Water Heating

The water heater is the second-largest energy user in the home after your heating and cooling system. In an average home, water heating accounts for about 25% of your total energy usage.

How Water Heaters Work

Storage water heaters, ranging in size from 20 to 80 gallons, are the most commonly used water heaters in homes today.

When you turn on the hot water faucet, hot water is pulled out of the top of the water heater and cold water flows into the bottom to replace it. The water in the tank is heated by an electric resistance heating element, gas, or oil.

The most important energy-related feature of storage water heaters is the amount of tank insulation. The more energy-efficient models on the market today have an R-value of at least 20. (The higher the R-value the better the insulator.)

Demand or instantaneous water heaters have no storage capacity. The water is heated as needed, but the flow rate is limited. If you have a couple of teenagers in the house, or you need to do a load of laundry while someone is in the shower, then a demand water heater may not provide an adequate supply of hot water.

How Heat Pump (Hybrid) Water Heaters Work

Heat pump water heaters use electricity to move heat from one place to another instead of generating heat directly. Therefore, they can be two to three times more energy efficient than conventional electric resistance water heaters. To move the heat, heat pumps work like a refrigerator in reverse.

While a refrigerator pulls heat from inside a box and dumps it into the surrounding room, a stand-alone air-source heat pump water heater pulls heat from the surrounding air and dumps it – at a higher temperature – into a tank to heat water.

Visit Energy.gov’s page on heat pump water heaters to learn more.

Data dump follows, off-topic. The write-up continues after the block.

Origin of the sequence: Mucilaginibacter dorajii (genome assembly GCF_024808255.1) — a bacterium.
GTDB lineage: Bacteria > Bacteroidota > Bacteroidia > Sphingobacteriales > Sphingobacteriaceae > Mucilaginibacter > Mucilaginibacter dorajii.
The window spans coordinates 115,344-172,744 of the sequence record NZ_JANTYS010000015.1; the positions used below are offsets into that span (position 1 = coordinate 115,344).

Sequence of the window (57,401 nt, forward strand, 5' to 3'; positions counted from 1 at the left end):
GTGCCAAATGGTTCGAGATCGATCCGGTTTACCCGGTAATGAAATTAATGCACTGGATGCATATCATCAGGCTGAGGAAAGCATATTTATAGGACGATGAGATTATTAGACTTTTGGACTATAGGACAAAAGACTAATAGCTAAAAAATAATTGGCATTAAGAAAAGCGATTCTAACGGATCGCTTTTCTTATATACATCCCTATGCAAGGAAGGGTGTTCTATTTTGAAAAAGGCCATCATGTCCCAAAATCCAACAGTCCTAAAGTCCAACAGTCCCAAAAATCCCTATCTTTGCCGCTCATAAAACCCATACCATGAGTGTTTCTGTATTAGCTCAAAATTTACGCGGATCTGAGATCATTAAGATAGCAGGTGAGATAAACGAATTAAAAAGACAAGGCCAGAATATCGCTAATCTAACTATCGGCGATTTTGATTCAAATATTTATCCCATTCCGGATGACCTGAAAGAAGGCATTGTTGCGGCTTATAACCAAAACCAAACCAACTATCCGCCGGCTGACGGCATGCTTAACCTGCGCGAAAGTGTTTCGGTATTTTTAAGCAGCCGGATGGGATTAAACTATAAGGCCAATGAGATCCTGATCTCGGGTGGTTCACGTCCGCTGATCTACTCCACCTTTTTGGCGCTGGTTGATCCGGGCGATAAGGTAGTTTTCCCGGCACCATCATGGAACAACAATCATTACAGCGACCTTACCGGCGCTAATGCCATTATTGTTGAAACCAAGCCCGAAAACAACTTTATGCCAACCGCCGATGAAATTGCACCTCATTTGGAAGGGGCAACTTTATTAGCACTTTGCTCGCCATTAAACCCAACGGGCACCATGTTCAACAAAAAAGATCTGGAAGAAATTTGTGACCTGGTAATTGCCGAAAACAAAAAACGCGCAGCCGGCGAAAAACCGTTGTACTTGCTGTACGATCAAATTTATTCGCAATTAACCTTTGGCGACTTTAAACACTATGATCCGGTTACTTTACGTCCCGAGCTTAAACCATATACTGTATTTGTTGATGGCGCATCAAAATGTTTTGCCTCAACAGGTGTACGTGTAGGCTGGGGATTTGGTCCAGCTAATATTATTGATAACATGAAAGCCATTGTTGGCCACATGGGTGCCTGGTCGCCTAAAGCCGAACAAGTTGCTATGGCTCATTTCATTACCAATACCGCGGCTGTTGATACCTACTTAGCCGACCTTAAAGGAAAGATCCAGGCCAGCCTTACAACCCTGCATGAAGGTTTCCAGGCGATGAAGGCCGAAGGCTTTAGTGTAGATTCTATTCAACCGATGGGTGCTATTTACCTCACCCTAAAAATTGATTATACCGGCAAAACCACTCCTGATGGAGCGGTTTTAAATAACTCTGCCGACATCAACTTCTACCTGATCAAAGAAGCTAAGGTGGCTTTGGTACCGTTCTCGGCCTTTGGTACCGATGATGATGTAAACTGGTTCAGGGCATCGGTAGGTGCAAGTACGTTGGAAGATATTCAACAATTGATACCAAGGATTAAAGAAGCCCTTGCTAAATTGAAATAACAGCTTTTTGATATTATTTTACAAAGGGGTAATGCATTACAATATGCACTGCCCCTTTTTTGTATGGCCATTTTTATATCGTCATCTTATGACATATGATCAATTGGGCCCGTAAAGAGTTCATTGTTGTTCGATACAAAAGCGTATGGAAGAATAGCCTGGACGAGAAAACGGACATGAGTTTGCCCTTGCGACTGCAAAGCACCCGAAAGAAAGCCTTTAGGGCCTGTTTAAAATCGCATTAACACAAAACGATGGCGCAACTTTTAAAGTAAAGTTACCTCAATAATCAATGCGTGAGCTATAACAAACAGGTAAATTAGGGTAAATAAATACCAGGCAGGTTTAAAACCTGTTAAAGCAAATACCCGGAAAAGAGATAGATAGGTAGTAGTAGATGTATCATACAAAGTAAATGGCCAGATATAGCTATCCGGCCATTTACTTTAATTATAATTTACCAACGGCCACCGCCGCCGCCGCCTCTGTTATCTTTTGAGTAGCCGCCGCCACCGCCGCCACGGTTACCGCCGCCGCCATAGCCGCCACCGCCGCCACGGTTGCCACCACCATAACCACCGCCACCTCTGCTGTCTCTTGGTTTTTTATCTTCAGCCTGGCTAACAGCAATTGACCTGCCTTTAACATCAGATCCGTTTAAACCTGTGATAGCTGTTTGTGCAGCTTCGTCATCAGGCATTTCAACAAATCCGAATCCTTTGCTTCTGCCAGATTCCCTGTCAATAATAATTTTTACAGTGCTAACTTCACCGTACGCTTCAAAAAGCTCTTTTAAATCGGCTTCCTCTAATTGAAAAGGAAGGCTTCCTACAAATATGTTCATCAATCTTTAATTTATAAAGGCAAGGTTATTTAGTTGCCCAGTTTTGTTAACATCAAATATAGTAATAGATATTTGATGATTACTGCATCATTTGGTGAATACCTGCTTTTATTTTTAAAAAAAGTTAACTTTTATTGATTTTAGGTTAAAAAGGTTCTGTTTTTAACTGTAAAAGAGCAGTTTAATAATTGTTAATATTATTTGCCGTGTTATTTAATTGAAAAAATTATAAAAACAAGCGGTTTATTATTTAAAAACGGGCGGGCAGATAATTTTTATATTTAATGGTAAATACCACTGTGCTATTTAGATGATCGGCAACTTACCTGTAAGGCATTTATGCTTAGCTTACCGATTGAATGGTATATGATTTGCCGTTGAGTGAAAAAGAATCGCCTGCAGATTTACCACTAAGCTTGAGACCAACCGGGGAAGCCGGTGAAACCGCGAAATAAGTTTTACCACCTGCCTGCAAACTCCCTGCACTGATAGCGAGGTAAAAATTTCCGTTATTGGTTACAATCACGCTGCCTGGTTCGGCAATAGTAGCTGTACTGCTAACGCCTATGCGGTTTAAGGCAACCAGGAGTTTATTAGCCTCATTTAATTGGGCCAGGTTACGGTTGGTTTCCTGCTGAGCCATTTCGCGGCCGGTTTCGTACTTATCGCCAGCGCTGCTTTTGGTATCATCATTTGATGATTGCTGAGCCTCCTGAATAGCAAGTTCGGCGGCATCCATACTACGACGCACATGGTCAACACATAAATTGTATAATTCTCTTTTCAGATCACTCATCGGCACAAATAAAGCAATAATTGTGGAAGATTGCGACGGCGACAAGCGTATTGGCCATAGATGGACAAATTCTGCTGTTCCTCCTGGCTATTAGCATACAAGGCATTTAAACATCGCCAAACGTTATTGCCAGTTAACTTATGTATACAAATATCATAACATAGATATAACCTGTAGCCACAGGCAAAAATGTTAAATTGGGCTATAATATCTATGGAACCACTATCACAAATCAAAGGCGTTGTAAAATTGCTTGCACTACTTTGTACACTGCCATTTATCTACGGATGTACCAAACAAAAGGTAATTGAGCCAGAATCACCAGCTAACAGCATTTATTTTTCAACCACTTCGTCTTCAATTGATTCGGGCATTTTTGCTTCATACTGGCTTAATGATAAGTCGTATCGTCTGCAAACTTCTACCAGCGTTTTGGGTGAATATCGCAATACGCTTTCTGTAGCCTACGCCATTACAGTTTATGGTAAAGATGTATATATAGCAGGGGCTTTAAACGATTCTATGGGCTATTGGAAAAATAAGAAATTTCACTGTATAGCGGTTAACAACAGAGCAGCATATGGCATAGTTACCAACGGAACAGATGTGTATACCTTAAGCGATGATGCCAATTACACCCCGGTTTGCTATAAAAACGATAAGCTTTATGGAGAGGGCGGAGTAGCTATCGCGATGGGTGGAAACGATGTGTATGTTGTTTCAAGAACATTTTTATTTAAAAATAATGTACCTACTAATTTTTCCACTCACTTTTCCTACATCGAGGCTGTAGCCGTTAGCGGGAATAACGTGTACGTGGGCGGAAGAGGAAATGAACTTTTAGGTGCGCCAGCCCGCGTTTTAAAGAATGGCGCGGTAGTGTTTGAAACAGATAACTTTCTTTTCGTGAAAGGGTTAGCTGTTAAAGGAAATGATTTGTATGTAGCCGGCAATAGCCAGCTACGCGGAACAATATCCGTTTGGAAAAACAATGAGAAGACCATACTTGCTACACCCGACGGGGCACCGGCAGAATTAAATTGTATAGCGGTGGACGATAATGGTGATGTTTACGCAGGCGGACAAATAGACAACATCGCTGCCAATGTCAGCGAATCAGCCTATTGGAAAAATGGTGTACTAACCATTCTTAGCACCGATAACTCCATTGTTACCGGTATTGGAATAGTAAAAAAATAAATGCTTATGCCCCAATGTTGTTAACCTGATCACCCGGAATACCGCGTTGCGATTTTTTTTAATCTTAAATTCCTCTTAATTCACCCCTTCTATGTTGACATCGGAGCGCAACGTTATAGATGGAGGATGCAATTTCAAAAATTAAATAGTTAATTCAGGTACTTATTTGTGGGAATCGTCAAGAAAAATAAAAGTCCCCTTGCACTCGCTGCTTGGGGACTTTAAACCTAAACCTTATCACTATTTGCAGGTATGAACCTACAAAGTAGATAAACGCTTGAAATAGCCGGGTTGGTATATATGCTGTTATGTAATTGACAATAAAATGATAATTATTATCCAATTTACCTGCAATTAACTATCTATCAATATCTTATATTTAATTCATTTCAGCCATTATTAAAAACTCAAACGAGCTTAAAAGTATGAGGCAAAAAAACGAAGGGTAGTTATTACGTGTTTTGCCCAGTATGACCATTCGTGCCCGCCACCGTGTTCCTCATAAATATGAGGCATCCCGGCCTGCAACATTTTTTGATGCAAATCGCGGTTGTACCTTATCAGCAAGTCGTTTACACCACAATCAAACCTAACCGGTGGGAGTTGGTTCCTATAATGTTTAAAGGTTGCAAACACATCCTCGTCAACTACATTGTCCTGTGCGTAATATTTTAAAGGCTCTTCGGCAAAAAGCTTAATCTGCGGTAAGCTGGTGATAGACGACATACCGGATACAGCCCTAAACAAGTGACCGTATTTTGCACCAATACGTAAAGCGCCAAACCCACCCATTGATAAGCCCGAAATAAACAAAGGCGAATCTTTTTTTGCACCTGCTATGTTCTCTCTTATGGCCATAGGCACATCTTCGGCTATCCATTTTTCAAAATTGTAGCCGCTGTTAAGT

Ways to Reduce Your Water Heating Costs

The number of people in your household, the amount of laundry you do, and your dishwashing habits have an impact on your hot water usage.

  1. Lower the water heater temperature – Water heated to between 120° and 125° F is hot enough for most households; this is about midway between the “low” and “medium” settings on most water heaters – If you do not have a dishwasher or have one without a booster heater, keep the water temperature at the medium setting
  2. Conserve water – Water-conserving or low-flow shower heads can cut hot water use in half – Limiting showers to five minutes could also reduce hot water use
  3. Insulate your water heater – An insulating jacket may pay for itself through energy savings in less than a year; the older the water heater, the greater the potential savings – Always follow the manufacturer’s instructions given in your owner’s manual. (Water heater jackets are not recommended for all models.)
  4. Install a timer – A simple timer that shuts the water heater off 12 hours a day will pay for itself in less than a year – Savings are greater for water heaters located in unheated garages and basements

Additional Resources